A name in Harvard history comes down to buy; Projects around Union Square are multiplying
A private equity captain appears to have bought Cambridge, returning to the stage of his undergraduate and graduate degrees.
Patrick Healy, 54, CEO of private equity giant Hellman & Friedman, is listed as the London-based principal for the company purchasing the office building at 1130 Massachusetts Ave., Mid-Cambridge, a few blocks from Harvard Yard and Heart of Harvard Square. Healy graduated from Harvard in 1989, remembered – at least in Harvard Crimson reporting – as an accomplished diver and swimmer; he then attended Harvard Business School, where online biographies show him earning an MBA with honors.
Construction is already underway at the 3,024 square foot structure adjacent to the building housing Hourglass Tattoo and Arrow Dry Cleaners, as well as the national tutoring service Signet Education.
The sale price was $ 3.4 million, the Bldup platform reported on June 17. T. Baker Pond, a subsidiary of MacArthur Construction, was the seller, but MacArthur employees could not provide more information on Friday.
Another private equity executive, Tim Dibble of Alta Communications in Boston and Alta Equity Partners in Concord, recently purchased the Cantab Lounge in Central Square with the intention of reviving and reopening it. Dibble graduated from Wesleyan in Middletown, Connecticut, not Harvard – but he too is a former Cambridge resident.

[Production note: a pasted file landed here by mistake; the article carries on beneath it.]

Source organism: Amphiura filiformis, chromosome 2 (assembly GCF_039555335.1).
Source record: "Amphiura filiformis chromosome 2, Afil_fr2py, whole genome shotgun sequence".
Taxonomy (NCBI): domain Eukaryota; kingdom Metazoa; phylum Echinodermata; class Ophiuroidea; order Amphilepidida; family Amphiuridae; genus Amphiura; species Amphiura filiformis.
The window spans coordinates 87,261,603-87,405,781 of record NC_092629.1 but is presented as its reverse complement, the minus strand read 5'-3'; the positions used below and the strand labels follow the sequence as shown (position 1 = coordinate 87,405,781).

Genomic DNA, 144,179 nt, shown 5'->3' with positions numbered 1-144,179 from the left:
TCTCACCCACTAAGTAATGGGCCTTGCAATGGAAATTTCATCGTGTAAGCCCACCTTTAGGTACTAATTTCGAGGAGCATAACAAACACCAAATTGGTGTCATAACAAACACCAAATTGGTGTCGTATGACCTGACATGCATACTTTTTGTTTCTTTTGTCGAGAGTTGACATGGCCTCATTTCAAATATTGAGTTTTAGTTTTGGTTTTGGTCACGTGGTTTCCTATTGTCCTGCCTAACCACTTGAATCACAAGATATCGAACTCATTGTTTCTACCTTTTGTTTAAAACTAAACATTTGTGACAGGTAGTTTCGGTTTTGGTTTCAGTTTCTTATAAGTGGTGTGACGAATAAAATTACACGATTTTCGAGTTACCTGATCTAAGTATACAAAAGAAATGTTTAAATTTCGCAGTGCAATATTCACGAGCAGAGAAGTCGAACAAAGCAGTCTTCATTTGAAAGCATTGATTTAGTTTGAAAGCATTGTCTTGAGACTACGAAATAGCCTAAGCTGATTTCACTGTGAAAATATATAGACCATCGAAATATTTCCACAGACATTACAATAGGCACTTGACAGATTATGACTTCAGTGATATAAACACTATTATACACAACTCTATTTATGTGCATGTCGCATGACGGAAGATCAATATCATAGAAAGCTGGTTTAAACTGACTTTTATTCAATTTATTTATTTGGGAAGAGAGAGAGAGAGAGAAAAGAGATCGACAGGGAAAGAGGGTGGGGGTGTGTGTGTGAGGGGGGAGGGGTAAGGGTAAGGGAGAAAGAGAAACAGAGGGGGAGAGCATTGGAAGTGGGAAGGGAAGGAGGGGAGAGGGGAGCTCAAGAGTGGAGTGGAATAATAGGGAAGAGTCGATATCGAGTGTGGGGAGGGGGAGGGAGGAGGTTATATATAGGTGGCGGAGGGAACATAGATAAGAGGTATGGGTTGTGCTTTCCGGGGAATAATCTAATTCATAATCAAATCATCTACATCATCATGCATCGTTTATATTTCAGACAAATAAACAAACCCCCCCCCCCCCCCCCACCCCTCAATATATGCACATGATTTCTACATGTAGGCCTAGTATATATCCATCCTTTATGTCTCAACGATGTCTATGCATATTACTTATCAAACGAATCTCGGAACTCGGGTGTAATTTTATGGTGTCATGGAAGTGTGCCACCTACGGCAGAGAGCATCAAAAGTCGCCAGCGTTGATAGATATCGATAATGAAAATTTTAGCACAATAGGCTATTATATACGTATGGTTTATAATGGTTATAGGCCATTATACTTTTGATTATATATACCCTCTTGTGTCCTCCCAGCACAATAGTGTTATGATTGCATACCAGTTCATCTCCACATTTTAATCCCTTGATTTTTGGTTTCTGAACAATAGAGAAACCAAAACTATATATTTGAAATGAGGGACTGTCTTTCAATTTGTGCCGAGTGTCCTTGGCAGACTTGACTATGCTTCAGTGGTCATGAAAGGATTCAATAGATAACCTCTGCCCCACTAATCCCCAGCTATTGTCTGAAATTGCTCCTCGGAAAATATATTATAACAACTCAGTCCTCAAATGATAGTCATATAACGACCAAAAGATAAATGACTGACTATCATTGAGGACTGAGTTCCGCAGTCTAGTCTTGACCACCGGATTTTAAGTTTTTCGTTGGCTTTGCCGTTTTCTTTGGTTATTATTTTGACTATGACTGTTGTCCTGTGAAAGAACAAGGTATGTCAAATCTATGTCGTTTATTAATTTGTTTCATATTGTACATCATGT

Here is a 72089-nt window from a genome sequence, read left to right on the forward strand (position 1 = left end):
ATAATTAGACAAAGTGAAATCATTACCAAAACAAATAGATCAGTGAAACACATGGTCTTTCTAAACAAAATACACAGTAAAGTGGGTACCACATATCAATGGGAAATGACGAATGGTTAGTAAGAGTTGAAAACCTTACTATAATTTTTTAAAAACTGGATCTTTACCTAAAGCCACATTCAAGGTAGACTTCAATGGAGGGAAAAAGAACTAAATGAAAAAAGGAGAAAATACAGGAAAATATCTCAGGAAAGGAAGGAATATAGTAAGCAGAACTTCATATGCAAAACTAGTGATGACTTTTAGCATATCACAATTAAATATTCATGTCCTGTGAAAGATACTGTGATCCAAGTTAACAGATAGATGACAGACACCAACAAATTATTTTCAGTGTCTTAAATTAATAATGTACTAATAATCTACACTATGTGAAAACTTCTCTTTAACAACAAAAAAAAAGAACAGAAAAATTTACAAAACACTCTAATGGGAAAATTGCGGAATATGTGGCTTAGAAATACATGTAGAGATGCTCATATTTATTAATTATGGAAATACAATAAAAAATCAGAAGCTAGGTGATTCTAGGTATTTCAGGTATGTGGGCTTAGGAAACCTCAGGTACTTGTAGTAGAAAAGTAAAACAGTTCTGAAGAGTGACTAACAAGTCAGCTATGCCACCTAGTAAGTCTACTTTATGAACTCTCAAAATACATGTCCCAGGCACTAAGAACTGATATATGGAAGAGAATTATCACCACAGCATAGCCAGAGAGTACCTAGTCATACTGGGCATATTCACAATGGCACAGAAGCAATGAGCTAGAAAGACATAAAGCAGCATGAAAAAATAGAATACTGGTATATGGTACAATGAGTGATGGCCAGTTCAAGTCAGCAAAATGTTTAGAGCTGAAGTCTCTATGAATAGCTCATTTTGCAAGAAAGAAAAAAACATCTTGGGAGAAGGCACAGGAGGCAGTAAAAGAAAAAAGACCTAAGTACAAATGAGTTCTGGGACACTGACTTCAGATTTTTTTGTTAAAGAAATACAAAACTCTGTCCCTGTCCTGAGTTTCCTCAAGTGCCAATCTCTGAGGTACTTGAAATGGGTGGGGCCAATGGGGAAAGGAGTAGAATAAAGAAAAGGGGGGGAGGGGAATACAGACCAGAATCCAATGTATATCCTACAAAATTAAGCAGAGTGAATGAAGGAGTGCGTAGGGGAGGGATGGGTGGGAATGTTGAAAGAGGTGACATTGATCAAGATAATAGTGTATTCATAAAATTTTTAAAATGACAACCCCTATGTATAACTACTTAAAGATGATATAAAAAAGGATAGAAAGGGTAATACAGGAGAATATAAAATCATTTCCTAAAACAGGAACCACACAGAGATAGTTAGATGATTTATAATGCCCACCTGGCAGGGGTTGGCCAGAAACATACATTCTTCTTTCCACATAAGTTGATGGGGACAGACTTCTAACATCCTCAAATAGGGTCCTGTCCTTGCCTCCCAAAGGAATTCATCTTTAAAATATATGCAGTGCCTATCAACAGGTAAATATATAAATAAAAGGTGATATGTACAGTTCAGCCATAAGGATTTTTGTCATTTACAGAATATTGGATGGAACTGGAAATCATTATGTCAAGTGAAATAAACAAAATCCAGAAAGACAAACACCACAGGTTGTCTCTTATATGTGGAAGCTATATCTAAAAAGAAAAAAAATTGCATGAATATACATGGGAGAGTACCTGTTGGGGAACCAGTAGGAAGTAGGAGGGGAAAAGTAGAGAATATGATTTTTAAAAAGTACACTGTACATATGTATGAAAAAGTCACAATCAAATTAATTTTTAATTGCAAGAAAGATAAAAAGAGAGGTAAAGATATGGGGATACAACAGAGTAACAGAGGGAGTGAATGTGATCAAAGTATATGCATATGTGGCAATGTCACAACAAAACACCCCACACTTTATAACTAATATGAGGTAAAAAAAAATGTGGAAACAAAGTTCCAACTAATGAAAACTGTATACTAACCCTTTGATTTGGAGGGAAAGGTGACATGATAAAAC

In other development news:
- Somerville gave the green light to three Union Square projects last week, which are expected to add a total of 163 residential units to the area, which will soon have a new metro station on the green line. At 346 Somerville Ave., the developers are planning 94 studio and one-bedroom units over five floors, plus 2,470 square feet of retail space on the ground floor and a publicly accessible park at the back. A five-story 3 Hawkins St. project by ZRE Development promises 59 or 60 environmentally friendly passive house units. And on the street, Somerville gave the green light for the demolition of 379 Somerville Ave., which was home to the Thunder Road music club until owners announced in August that it would not reopen after the coronavirus pandemic. Site plans call for a 3,478-square-foot, five-story mixed-use building with 10 residential units and ground floor space for a bar or restaurant. Bldup described it on June 17 as a “redevelopment of the Thunder Road nightclub.”
- The 67-room 907 Main boutique hotel in Cambridge’s Lafayette Square recently refinanced the property for $ 24 million through Cambridge Savings Bank, according to Bldup. The hotel, which opened in the fall, houses The Dial restaurant and bar and a Praline pastry shop on the ground floor. The return of Toscanini ice cream is expected this summer, with a rooftop bar and restaurant called Blue Owl.
- Construction is scheduled to begin this fall at 28 Chestnut, a four-story, 200,000-square-foot life science building in the Somerville Inner Belt area. Developer’s North River project is slated to open in 2023.